2. Otherwise, you can explore various ways like following:
    • Crate an estimated cash-flow (with business plan) for 'T' time frame (1 or 2 years) to acquire revenue 'R'. Now define the equity distribution on the bases of value proposition (RoI) for both founder and partner. Here add 'business legacy expenses' as founder's investment.
    • Founder may keep all legal business right with their Vietnam venture and incorporate new US company as its corporate branch or distribution subsidiary. Create a partnership agreement to run operations together for 'T' time period to sell 'z' units of products. Now distributed the equity on the bases of required cash-flow and estimated value proposition (RoI). Here, founder will own the legal business rights hence he can't claims his 'business legacy expenses' although he can declare a fraction(<20%) of it as capital investment.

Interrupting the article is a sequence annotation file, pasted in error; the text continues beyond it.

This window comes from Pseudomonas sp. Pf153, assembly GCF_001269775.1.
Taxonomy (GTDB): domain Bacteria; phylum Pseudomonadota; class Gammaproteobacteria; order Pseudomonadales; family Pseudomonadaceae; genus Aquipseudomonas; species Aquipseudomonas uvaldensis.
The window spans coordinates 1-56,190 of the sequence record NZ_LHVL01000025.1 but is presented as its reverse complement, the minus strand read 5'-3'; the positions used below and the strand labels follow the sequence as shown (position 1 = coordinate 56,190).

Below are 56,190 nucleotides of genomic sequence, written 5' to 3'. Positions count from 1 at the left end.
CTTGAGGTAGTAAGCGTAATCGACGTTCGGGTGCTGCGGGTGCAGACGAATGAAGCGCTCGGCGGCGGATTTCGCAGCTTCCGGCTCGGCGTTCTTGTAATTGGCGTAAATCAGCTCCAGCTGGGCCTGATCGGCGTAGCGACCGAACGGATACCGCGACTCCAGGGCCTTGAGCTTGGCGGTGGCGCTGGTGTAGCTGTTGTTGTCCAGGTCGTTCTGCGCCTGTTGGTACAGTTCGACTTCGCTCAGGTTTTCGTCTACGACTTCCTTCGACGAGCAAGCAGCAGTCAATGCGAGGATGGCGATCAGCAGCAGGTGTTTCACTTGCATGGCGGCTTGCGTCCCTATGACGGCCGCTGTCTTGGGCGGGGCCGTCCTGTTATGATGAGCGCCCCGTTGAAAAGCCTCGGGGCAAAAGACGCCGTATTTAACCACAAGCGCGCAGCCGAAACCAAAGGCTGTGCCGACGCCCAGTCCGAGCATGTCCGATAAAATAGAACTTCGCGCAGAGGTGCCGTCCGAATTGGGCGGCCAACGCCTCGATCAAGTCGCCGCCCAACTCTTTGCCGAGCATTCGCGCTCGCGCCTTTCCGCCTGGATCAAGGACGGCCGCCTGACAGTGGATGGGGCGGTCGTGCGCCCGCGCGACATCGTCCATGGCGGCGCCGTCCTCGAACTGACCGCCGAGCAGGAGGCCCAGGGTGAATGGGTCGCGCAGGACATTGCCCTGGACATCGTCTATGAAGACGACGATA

• Use 'Slicing the pie' mechanism (based on mutual trust, considered for bootstrapped or early stage startup founder/partners equity split).

Their is no standard ways for equity split, most of VC prefer Cash-flow estimation method whereas other methods used by early stage ventures. The choice is yours.


Regards,

Anuj

Paul Garcia marketing exec & business advisor

October 3rd, 2019

I agree with @Clay, your costs and the effort you put into developing the brand mean very little to the investor. Sure you have traction in your home country, but expanding to another country is in fact, a completely new business with all the risks that you had at the start the first time. You cannot draw parallels between the VN market and the US market. The only advantage is that you have figured out your means of production. That's it.